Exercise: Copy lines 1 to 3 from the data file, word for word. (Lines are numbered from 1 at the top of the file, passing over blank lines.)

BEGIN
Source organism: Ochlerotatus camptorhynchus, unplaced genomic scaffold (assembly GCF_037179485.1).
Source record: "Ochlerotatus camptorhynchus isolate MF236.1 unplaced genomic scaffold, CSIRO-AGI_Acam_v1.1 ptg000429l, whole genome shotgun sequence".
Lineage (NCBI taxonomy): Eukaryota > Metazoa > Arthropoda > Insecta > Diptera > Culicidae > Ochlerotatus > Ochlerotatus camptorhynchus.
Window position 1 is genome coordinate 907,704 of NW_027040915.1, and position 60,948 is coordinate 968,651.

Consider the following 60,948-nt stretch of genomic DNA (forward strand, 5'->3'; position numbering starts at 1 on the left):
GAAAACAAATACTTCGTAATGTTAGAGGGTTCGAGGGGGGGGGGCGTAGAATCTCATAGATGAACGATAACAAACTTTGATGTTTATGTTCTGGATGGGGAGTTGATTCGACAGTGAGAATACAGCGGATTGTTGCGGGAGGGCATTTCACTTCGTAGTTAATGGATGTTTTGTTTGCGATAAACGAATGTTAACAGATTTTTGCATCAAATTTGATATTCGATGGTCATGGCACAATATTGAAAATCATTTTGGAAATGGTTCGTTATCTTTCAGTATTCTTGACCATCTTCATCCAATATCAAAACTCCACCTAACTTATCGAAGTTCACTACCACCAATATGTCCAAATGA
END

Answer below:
Source organism: Ochlerotatus camptorhynchus, unplaced genomic scaffold (assembly GCF_037179485.1).
Source record: "Ochlerotatus camptorhynchus isolate MF236.1 unplaced genomic scaffold, CSIRO-AGI_Acam_v1.1 ptg000429l, whole genome shotgun sequence".
Lineage (NCBI taxonomy): Eukaryota > Metazoa > Arthropoda > Insecta > Diptera > Culicidae > Ochlerotatus > Ochlerotatus camptorhynchus.